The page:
ICANN fights legal bid to seize top level country domains

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ICANN fights legal bid to seize top level country domains

Syria, Iran and North Korea domains targeted.

The Internet Corporation for Assigned Names and Numbers (ICANN) has applied in a United States federal court to set aside civil judgments that direct it to seize the top-level domains of Iran, Syria and North Korea, on behalf of terrorism victims.

ICANN is the US-based organisation in charge of running the domain name system (DNS) that translates internet protocol (IP) addresses into human-readable names.

It is being pursued by US and Israeli lawyers acting on behalf of victims of alleged state-sponsored terrorism, as part of a campaign to obtain compensation for the latter after American courts awarded them judgements in the hundreds of millions of dollars.

Domains targetted include Iran and Syria's .ir and .sy, as well as their Arabic script variants, and North Korea's .kp suffix.

The Israeli lawyer for the terrorist victims, Nitsana Darshan-Leitner, insisted that country top-level domains belong to someone, can be seized or have liens put on them. Darshan-Leitner did not respond to an emailed enquiry from iTnews on the matter.

Darshan-Leitner and US lawyer Robert Tolchin's claims were refuted by ICANN, which has released a statement that insists top-level domains exist for the benefit of the people in the countries they're assigned to, but technically not owned by them, their governments or anyone else.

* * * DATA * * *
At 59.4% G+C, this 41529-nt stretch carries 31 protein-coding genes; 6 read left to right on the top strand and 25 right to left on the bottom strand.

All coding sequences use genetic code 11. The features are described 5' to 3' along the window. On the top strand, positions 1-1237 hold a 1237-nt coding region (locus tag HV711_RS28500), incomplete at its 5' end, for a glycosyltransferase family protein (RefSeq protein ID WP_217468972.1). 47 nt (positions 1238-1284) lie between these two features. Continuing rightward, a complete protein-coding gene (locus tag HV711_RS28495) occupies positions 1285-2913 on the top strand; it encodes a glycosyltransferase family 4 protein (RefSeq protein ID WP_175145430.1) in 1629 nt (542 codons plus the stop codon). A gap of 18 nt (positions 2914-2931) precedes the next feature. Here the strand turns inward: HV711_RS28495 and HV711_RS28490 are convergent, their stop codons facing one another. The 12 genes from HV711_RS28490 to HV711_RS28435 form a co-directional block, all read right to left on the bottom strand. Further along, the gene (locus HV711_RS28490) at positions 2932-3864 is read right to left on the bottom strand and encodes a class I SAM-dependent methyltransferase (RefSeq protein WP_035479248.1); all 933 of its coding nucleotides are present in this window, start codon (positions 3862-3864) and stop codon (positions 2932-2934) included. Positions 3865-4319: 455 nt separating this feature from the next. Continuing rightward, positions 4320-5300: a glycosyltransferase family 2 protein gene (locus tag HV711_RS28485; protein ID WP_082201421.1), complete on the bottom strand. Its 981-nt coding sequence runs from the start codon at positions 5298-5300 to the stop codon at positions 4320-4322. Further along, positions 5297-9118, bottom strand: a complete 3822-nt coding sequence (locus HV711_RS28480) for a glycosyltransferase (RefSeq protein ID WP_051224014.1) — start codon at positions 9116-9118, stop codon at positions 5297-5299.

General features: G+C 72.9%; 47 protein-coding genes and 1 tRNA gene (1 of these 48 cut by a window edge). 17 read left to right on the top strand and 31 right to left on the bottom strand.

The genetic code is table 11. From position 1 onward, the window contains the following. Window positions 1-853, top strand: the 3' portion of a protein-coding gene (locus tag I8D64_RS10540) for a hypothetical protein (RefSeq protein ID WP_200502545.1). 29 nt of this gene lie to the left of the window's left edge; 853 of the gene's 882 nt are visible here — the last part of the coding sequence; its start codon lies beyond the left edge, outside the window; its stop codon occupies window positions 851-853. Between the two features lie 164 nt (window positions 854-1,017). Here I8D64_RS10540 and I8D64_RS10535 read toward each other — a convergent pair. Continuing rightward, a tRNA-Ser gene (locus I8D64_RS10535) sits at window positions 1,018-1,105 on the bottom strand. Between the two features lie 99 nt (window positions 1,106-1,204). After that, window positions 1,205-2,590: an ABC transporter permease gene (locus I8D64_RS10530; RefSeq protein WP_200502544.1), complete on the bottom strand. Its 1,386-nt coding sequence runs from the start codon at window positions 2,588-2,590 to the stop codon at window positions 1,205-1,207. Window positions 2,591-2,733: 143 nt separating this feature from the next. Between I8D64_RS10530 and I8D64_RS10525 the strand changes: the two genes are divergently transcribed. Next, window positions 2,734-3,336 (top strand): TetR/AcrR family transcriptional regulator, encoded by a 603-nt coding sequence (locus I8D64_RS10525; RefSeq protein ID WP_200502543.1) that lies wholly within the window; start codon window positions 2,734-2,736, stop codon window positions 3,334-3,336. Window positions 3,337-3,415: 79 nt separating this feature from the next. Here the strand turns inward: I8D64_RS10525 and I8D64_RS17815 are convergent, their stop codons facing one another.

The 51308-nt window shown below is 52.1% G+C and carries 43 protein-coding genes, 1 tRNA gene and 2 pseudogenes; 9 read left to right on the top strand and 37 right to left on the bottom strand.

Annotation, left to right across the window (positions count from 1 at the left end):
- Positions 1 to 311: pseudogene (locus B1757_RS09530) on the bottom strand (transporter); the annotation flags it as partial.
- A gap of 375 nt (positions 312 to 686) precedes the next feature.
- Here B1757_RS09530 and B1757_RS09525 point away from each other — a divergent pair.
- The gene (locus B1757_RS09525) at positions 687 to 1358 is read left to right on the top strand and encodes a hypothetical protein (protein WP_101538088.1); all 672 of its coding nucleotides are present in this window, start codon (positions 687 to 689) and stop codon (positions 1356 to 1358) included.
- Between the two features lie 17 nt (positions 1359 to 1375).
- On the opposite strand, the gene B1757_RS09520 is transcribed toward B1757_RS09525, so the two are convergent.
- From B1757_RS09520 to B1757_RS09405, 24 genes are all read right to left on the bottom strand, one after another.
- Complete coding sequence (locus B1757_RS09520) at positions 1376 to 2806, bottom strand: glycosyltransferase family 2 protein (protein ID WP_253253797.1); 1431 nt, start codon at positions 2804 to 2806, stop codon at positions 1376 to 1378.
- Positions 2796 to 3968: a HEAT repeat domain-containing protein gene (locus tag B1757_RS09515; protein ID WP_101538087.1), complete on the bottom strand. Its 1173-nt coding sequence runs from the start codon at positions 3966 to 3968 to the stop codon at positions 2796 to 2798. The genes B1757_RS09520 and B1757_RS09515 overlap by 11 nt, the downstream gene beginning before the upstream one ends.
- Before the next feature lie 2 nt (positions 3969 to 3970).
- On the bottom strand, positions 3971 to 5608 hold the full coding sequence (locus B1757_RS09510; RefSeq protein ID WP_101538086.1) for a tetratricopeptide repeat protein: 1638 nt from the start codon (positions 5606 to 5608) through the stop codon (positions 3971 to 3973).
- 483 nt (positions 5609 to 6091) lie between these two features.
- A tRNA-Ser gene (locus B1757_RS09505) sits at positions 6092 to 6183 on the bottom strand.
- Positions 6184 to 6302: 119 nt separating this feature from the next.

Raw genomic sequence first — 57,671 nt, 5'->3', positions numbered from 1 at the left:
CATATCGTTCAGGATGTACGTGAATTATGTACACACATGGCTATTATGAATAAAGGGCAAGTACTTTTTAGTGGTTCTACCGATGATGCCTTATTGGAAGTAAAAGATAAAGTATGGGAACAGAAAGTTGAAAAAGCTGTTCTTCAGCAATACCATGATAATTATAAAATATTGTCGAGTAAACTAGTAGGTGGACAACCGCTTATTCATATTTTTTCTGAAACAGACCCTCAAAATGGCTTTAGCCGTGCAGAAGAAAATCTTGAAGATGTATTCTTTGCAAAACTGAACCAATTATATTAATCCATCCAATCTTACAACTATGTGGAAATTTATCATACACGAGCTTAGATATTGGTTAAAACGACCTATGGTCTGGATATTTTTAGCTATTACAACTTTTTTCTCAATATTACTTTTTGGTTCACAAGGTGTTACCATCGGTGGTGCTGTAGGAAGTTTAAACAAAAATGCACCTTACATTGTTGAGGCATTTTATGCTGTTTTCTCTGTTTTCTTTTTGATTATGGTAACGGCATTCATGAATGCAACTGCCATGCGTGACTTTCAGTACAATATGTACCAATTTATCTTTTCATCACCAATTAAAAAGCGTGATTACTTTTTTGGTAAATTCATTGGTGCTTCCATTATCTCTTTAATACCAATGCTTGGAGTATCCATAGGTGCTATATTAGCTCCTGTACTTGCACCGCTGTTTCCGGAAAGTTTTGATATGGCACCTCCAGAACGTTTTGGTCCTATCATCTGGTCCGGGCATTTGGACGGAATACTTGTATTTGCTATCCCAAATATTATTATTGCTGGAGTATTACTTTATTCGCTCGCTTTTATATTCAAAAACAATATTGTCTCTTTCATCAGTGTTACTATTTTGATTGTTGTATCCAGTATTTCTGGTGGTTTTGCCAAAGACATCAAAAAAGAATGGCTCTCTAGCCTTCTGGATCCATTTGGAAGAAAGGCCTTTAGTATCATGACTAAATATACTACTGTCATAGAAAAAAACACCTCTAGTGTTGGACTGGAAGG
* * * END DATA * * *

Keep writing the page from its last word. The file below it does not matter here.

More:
"... country code Top-Level Domains (ccTLDs) are part of a single, global interoperable Internet which ICANN serves to help maintain.  ccTLDs are not property, and are not ‘owned’ or ‘possessed’ by anyone including ICANN, and therefore cannot be seized in a lawsuit.” - John Jeffrey, ICANN legal officer.

ICANN also said that it does not collect any revenue for assigning national domain suffixes, and that possible value they might have would vanish if they were assigned to creditors, as such an action would break the global DNS.

A spokesperson for ICANN would not comment on the specifics of the court orders or the possibility of the plaintiffs succeeding with their claims, and merely restated that the organisation is seeking to to have the writs thrown out.

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